After several athletes in the men’s 12.5k biathlon pursuit started early, Swedish coaches were seen yelling at event officials, trying to get them to stop the race.
You can bet they’re glad nobody listened, as one of their athletes, Bjorn Ferry, caught and passed France’s Vincent Jay on the final loop to take gold.
Ferry become the first Swede in 60 years to win Olympic gold in biathlon, coming out on top in a race featuring starter errors, numerous changes in the top-3, and some great comebacks.
The biathlon pursuit format is one of the most exciting events in endurance sports. With athletes starting based on finish time from the sprint, and four shooting stages, the 12.5km race is a nonstop extravaganza of excitement. Each shot can change the race, and with five 2.5km ski laps, there is plenty of time on course to make up ground.
Christoph Sumann (AUT) took silver, the first Olympic medal for the Austrian veteran, and Vincent Jay, the gold medalist in Sunday’s sprint, held on for the bronze.
The story getting all the attention, however, was the error by race officials that allowed American Jeremy Teela and Canadian Jean Phillippe LeGuellec to start 30 seconds early. A full report on this issue can be read here.
Ferry, wearing bib 8, at first looked confused as he watched Teela at number 9 take to the course ahead of him, then started arguing with the starter and pointing at the video monitor counting down start times. But once he was on course, he focused on the task at hand.
Jay, who won the sprint, in part aided by a mid-race snowstorm, led out, closely followed by Emil Svendsen of Norway. Svendsen closed the 12-second gap by the first shooting stage, and LeGuellec, aided by his 30 second “bonus,” was not far behind. All three athletes shot clean and with several others missing shots, LeGuellec headed back on course just ahead of Svendsen, buoyed by a roaring crowd unaware of the 30 second time penalty.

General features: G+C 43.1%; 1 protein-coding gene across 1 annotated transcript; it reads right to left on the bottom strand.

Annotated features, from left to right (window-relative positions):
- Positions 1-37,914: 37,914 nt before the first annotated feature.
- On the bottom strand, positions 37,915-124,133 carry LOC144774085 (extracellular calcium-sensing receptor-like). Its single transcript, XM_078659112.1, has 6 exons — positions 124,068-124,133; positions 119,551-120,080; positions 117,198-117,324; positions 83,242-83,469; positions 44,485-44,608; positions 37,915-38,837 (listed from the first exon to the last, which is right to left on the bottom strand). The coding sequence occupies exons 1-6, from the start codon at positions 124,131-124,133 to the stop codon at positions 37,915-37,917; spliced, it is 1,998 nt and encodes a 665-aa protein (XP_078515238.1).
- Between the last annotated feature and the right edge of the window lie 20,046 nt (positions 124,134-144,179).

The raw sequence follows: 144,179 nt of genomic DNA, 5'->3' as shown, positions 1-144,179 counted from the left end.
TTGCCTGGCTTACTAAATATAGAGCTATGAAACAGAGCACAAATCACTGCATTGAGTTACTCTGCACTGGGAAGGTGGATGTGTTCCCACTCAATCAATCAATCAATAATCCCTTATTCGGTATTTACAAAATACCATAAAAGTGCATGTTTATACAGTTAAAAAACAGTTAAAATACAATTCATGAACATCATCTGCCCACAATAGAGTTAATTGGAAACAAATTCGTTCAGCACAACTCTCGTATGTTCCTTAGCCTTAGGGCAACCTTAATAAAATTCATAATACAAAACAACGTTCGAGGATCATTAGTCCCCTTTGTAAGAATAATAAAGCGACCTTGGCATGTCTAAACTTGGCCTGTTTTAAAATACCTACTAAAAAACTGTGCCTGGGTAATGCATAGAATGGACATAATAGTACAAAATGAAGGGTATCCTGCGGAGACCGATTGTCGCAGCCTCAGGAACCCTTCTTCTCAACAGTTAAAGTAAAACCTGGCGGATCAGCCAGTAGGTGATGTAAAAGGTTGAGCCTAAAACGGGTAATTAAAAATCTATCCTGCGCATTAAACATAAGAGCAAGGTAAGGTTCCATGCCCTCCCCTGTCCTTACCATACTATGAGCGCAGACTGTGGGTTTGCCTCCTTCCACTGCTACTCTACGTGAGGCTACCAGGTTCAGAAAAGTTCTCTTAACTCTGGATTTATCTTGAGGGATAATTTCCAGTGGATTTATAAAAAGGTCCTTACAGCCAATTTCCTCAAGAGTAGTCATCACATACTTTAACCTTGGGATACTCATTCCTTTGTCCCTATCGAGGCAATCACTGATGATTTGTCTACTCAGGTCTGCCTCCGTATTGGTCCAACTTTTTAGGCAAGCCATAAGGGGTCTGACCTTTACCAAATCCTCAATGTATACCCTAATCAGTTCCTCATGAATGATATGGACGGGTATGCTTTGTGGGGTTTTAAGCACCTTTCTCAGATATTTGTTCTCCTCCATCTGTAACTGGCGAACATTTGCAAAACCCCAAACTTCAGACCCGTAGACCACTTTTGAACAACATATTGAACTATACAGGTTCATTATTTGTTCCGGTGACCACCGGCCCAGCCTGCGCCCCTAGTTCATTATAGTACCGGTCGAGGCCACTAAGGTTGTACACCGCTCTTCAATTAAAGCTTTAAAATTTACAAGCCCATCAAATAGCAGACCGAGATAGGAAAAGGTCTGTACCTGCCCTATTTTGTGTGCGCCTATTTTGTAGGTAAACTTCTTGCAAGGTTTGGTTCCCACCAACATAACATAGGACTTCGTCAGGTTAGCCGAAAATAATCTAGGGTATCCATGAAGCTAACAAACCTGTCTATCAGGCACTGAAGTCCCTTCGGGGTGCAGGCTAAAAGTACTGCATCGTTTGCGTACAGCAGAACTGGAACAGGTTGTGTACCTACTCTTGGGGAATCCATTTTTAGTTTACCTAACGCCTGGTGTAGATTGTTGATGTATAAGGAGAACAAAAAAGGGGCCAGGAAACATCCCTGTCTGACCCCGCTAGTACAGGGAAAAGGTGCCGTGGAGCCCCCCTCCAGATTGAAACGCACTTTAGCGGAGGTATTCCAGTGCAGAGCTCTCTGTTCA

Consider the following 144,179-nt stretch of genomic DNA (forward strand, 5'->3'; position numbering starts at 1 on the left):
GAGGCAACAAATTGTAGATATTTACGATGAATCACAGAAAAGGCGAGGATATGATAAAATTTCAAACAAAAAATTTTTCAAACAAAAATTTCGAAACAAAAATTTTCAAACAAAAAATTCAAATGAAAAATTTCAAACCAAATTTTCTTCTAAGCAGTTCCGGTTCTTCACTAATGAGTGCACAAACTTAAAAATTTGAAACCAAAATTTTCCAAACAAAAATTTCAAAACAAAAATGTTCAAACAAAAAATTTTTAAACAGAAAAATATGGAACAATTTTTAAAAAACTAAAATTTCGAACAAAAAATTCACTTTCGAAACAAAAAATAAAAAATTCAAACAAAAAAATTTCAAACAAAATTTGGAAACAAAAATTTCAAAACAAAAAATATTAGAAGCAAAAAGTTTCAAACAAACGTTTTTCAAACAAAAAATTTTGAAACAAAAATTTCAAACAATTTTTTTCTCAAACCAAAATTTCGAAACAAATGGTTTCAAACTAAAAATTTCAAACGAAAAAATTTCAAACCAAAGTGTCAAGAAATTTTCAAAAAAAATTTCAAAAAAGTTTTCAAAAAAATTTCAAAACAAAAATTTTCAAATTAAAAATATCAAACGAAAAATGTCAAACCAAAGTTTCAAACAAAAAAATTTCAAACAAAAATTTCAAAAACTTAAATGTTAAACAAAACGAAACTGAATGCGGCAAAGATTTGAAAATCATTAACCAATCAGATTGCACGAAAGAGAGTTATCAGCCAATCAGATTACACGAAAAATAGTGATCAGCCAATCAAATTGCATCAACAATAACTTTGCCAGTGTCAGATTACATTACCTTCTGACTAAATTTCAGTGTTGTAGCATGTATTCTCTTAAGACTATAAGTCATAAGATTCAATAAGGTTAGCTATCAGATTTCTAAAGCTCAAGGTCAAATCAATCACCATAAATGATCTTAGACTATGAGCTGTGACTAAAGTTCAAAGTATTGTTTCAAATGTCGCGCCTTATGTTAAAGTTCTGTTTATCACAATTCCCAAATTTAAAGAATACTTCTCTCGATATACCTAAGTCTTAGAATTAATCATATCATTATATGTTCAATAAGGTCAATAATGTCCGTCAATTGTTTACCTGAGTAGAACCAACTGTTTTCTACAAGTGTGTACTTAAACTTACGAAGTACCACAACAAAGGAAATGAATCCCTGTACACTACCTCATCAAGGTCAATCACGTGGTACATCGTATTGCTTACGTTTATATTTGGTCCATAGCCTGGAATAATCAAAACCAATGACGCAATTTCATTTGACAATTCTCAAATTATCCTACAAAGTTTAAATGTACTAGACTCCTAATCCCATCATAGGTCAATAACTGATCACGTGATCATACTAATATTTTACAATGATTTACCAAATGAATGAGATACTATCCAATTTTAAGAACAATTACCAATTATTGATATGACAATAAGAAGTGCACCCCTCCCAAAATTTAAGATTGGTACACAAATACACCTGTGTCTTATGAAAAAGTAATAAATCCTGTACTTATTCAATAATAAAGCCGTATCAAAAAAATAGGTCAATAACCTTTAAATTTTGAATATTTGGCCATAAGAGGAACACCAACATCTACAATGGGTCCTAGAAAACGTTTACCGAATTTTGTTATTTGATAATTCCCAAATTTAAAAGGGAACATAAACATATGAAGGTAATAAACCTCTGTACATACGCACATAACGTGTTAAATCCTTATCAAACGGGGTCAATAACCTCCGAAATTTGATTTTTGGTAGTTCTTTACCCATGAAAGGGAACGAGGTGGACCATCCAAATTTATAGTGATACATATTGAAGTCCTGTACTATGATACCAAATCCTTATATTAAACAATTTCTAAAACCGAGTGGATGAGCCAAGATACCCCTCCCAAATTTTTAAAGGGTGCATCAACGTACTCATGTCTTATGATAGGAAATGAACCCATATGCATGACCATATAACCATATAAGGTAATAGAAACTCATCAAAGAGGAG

From this point on, Jay was the only constant in the top-3. The chase was on, and the rest of the field gunning for the medals.
Jay skied away from Svendsen on the third lap when the Norwegian missed a single target in the second prone stage, while a number of the usual big guns, starting further back due to the funky conditions on Sunday, started climbing in the standings.
Simon Eder (AUT), Sumann, Micahel Greiss (GER) and the amazing Ole-Einar Bjorndalen, all starting outside the top-10, moved consistently through the field with a combination of solid shooting and fast skiing.
Ferry started slowly, posting just the 42nd fastest time for the first loop, but from there on he turned on the jets, and paired with flawless shooting in the first three stages, put himself in medal contention. His big move came in the range during the first standing stage. With his nearest competitors, including Jay, missing at least one target, the tall Swede suddenly found himself in 2nd, just 5.5 seconds back.
That is the allure of biathlon. So much can change so quickly. Ferry entered the range for the third time, even with Sumann, and 25 seconds down on Jay. But both Sumann and Jay missed a shot and it was a whole new race.
His skis were running well, and he was able to ski relatively relaxed for the first half of the race. With Jay now in his sights, he wasted no time closing the gap
“It was in the 4th loop that I began to think ‘now I can win this race,’” Ferry said while describing his day.
The Frenchman held on for that lap, and the two were even for the final standing shooting. With the crowd nearly drowning out the pop of the rifles, and the smell of gunpowder strong in the air, the two men shot for the gold. Ferry missed first, but Jay was unable to take advantage. They headed out, still together, for a penalty lap.
“In the penalty loop I saw that he [Jay] was tired, so I went full speed directly from the start on the final loop,” said Ferry.
And Jay could not hang. Ferry skied away, opening a large gap, and the only question was whether Jay could hold on to the silver.
Sumann was coming fast. He ended the day with the second fastest ski time, and he easily made up the 16 seconds, blowing by Jay and skiing clear to the silver. The race ended just in time for Jay, who crossed the line 2.8 seconds ahead of Eder.
Sumann was helped a bit by an unlikely choke by Bjorndalen. The Norwegian was in third entering the final shooting stage, 7 seconds up on the Austrian. But Bjorndalen, who had shot clean all day, missed two shots to Sumann’s one, and was out of medal contention.